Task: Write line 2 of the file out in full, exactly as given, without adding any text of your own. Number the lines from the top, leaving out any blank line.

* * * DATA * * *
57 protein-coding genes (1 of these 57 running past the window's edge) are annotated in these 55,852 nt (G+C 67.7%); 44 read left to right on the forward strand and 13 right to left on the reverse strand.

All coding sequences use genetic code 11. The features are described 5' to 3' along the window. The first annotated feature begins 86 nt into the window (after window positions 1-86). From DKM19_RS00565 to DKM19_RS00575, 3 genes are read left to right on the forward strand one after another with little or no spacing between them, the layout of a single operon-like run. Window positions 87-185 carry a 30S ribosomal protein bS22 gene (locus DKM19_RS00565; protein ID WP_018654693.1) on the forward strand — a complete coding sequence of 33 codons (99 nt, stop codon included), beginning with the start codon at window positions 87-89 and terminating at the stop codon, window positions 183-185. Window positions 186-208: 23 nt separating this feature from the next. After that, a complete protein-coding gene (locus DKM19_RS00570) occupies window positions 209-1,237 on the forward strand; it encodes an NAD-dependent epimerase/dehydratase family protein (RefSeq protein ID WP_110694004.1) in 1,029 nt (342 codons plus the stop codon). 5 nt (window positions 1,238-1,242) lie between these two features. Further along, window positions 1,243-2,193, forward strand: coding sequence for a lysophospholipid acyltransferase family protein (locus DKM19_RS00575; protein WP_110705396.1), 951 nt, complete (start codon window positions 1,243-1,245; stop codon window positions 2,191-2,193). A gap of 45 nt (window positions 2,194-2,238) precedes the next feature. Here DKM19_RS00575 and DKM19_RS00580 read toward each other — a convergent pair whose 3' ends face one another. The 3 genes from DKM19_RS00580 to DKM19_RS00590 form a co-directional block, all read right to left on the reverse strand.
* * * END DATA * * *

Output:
All coding sequences use genetic code 11. The features are described 5' to 3' along the window. The first annotated feature begins 86 nt into the window (after window positions 1-86). From DKM19_RS00565 to DKM19_RS00575, 3 genes are read left to right on the forward strand one after another with little or no spacing between them, the layout of a single operon-like run. Window positions 87-185 carry a 30S ribosomal protein bS22 gene (locus DKM19_RS00565; protein ID WP_018654693.1) on the forward strand — a complete coding sequence of 33 codons (99 nt, stop codon included), beginning with the start codon at window positions 87-89 and terminating at the stop codon, window positions 183-185. Window positions 186-208: 23 nt separating this feature from the next. After that, a complete protein-coding gene (locus DKM19_RS00570) occupies window positions 209-1,237 on the forward strand; it encodes an NAD-dependent epimerase/dehydratase family protein (RefSeq protein ID WP_110694004.1) in 1,029 nt (342 codons plus the stop codon). 5 nt (window positions 1,238-1,242) lie between these two features. Further along, window positions 1,243-2,193, forward strand: coding sequence for a lysophospholipid acyltransferase family protein (locus DKM19_RS00575; protein WP_110705396.1), 951 nt, complete (start codon window positions 1,243-1,245; stop codon window positions 2,191-2,193). A gap of 45 nt (window positions 2,194-2,238) precedes the next feature. Here DKM19_RS00575 and DKM19_RS00580 read toward each other — a convergent pair whose 3' ends face one another. The 3 genes from DKM19_RS00580 to DKM19_RS00590 form a co-directional block, all read right to left on the reverse strand.